The Korean War has been over for 66 years, yet the families of the 7,667 still missing men have yet to get answers to their most obvious questions:
Did the MIAs actually die on the battlefield or were they captured and suffered in POW camps until they died of starvation? If they died on the battlefield, were their remains collected and buried nearby? If remains couldn’t be identified, what happened to them?
What is really surprising is that most of our questions already have answers! Yes, the demise of most of the still missing men can be answered by reading through thousands of documents at the National Archives in College Park MD. The only problem is . . . no one is committed enough to spend that much time reading old documents.
From my 25 years of research . . . of the nearly 4,000 so-called MIAs, at least 156 are known to have died on the battlefield . . . and more than 910 are known to have been POWs . . . and the families were never told! Of the 1730 still unaccounted-for supposed KIAs, more than 238 were known to have been POWs . . . and their families were never told as well!
So, as a family member, what should you be doing to learn more about your missing loved-one??
First, gather up all the info you already have . . . pictures, dental records, details on any prior injuries like traffic accidents or sports injuries, finger prints if he was ever arrested, time period in Korean, names of fellow soldiers or crew members, estimated height, facial structural appearance (Caucasian, Negroid, Mongoloid), Age when missing.
If you have ever attended a DPAA meeting, study the summary report you were given. Note the field search case number or air loss case number at the end of the first paragraph. If he was MIA or KIA, note the area where he was last known to be in. If an airman, note the area where his plane went down. If known or suspected a POW, note the prison camp where he was taken. Note the map attached to the summary. Study it carefully and compare to a current google map.
Next, call your casualty office: Army 800-892-2490, Air Force 800-531-5501, Marines 800-847-1597, Navy 800-443-9298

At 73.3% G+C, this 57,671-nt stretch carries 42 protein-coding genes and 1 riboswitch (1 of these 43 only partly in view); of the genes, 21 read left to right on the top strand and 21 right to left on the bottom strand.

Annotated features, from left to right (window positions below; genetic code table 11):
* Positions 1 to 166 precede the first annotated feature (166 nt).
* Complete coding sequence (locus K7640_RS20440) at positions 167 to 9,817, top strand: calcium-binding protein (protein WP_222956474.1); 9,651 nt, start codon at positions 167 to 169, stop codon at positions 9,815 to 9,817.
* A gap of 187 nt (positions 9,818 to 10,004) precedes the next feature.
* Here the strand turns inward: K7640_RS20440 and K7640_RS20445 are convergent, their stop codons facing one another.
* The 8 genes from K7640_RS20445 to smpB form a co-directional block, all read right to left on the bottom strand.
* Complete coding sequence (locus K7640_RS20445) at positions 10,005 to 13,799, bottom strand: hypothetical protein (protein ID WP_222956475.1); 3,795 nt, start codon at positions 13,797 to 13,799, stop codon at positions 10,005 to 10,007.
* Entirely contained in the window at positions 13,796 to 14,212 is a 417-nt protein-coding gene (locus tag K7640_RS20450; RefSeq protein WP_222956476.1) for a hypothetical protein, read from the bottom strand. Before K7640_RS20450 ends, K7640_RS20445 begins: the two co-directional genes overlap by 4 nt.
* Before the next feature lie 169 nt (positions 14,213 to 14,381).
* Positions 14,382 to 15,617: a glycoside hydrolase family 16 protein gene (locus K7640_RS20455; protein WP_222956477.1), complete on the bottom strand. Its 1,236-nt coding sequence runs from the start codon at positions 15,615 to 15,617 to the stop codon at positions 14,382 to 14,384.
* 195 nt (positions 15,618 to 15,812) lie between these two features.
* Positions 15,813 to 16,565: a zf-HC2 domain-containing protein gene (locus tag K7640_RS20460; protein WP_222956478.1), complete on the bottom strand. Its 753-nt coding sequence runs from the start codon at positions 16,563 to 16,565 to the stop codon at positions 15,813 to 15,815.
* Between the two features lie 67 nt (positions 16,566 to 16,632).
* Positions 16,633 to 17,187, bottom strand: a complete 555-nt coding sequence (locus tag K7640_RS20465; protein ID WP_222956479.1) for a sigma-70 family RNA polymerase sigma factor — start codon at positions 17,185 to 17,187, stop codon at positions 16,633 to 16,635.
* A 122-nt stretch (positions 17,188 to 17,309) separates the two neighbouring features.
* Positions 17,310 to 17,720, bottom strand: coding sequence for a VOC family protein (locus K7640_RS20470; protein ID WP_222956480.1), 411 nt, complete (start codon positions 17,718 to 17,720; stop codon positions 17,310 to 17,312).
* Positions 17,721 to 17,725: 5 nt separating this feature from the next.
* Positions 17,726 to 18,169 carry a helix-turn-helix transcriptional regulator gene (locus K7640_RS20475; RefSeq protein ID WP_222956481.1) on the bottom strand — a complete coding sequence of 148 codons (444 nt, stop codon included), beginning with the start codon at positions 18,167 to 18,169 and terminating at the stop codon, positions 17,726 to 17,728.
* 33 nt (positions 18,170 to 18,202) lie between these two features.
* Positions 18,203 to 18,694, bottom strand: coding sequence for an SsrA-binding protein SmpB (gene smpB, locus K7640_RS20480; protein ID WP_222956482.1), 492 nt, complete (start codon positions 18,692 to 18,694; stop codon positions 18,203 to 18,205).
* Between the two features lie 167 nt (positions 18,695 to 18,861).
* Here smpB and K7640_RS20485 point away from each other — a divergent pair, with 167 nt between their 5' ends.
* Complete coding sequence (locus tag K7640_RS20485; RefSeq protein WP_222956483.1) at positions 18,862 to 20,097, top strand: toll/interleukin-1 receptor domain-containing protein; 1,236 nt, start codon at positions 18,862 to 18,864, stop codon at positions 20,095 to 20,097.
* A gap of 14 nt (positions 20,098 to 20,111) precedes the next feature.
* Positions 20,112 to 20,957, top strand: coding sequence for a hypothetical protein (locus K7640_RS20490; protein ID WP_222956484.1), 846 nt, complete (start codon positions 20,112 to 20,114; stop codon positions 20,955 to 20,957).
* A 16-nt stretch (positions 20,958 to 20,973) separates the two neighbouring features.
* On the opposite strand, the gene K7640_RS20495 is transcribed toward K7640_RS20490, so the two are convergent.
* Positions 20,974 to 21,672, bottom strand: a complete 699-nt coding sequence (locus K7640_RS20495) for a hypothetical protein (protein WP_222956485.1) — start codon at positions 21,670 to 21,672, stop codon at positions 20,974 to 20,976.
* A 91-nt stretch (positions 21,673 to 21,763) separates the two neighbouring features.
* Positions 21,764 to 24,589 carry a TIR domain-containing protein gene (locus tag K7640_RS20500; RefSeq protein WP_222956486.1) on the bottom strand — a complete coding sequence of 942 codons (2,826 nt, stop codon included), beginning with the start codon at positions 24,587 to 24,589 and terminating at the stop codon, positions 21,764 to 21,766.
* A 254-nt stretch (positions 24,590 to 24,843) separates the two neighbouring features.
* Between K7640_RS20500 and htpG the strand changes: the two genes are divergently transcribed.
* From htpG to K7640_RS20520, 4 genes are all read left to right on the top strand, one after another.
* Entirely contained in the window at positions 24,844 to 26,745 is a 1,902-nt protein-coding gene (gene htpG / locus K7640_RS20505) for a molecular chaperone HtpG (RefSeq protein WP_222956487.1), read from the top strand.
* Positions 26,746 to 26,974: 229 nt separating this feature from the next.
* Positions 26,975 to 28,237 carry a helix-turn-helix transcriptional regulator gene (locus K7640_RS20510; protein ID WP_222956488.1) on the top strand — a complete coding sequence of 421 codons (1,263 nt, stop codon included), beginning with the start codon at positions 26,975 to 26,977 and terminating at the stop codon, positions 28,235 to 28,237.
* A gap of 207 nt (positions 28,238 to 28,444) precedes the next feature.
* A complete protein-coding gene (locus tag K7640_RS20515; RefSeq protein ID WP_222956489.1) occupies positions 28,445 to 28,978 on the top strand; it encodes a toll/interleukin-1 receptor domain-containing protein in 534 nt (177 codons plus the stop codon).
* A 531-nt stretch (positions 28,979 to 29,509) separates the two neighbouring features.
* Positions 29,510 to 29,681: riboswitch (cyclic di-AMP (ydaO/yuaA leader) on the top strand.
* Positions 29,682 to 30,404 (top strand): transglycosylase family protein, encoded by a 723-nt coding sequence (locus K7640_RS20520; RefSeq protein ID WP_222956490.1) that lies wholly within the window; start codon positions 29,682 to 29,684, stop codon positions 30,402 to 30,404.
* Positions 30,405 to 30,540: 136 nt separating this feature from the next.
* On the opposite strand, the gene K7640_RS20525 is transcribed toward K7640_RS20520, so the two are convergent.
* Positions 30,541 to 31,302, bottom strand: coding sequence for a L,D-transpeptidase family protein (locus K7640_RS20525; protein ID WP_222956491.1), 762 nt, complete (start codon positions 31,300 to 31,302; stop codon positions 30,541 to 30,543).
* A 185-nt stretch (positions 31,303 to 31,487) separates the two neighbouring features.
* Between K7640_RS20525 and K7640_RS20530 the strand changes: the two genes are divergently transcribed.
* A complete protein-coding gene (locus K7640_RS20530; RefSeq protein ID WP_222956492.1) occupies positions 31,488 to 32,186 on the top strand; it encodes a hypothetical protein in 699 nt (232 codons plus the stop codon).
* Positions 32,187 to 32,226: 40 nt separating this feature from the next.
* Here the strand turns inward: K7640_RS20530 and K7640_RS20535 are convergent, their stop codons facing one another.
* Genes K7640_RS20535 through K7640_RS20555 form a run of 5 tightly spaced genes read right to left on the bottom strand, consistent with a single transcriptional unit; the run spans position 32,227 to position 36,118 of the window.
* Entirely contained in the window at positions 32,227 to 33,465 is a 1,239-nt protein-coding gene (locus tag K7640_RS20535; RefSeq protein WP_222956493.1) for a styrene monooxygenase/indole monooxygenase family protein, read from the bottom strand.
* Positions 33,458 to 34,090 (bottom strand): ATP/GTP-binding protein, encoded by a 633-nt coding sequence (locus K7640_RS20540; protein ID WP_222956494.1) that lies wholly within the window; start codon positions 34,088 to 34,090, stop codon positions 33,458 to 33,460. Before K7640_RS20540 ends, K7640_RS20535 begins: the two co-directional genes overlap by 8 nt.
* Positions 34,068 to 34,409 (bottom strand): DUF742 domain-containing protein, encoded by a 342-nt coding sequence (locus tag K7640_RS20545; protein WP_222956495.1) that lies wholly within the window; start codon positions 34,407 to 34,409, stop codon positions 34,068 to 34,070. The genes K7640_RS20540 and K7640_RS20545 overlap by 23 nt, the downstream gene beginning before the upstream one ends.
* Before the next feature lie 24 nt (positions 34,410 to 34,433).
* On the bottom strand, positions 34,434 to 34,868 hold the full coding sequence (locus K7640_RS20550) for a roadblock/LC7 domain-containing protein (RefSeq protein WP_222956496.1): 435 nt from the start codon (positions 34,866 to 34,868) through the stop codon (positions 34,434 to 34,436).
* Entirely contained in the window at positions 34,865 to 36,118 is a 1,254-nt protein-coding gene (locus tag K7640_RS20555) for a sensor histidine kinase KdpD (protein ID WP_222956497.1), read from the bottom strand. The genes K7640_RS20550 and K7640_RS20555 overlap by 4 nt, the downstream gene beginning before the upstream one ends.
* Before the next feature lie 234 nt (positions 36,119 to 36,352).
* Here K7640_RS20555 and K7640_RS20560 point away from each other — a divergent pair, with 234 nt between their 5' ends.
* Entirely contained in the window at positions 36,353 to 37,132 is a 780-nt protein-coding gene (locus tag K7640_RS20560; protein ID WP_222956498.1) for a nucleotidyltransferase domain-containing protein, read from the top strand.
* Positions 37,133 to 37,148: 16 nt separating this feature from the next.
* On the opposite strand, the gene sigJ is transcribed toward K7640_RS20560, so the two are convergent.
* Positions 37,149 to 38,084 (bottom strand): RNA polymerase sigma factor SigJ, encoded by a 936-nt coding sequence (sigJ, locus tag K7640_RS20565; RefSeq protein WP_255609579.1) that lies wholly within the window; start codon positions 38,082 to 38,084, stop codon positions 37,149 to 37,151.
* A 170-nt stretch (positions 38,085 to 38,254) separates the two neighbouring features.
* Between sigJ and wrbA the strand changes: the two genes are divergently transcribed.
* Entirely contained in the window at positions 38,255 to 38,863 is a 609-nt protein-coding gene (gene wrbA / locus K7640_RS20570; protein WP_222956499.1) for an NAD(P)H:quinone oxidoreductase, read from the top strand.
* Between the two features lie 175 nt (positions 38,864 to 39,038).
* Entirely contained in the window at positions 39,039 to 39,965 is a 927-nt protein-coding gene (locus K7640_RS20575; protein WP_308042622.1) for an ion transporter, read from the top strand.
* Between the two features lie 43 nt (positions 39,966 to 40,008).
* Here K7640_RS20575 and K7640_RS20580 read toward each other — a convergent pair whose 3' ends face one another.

Provide your loved-one’s name and service number. Ask if any other family members have been in contact? Ask which one of you is the primary next-of-kin? Request your loved-one’s IDPF file and all other info available. Request the full field search case or full air loss case report. Request his unit’s daily records beginning two days before his loss date and ending two weeks later.
Provide your case officer with all of the info you gathered: previous injuries, photos with a smile, dental records, etc.
Request a report with all of the men who went missing from his unit from the day before until the day after his supposed loss date. Loss dates are often the day after the incident, because he didn’t show up for role-call. If the battle was three days long, he may have been actually lost even earlier.
Once you get the report, note those who were captured and which of those men returned alive after the war. Then request their debriefing reports which identify other men also captured but often also men who died on the battlefield. Sometimes, they mention someone like “Jones” from Montana . . . which often goes unnoticed . . . but would be very useful to that family!
I know you’re thinking that all of this has already been done . . . over and over again . . . and you probably won’t get any further with all of this effort.
Recently, I’ve been working the case of Cal Charles William Cook, who DPAA claims was “Killed-in-Action” on 8/8/1950. In studying his case, I noted that he was among 9 men killed that day from 9th regiment. All were buried together locally and later exhumed and sent home to their families, yet Cook was the only remains that did not get sent home.
Other units were also fighting in that area and a number of them were captured, marched north to Seoul, and wound up in Moo Hak Girl’s school, where their names were written on chalkboards before they were moved on Pyongyang in September 1950.
Ironically, the name “Cook” showed up on this chalkboard. Yes, this is a common name, but this was early in the war . . . . and only one “Cook” went missing early enough to show up on this board.
Most cases are this simple to enlighten. So. I urge you to get involved. Ask your casualty officer to help you get in touch with other family members whose loved-ones were lost at the same time from the same unit. You will be flabbergasted at what you learn.
I have details to share on more than 4,035 individual cases (maybe yours) and can help you get started on your mission.
John Zimmerlee is an accomplished researcher on the Korean War POW/MIA issue. He is founder and executive director of the Korean War POW/MIA Network. John's father, Capt. John Zimmerlee, Jr., is missing-in-action.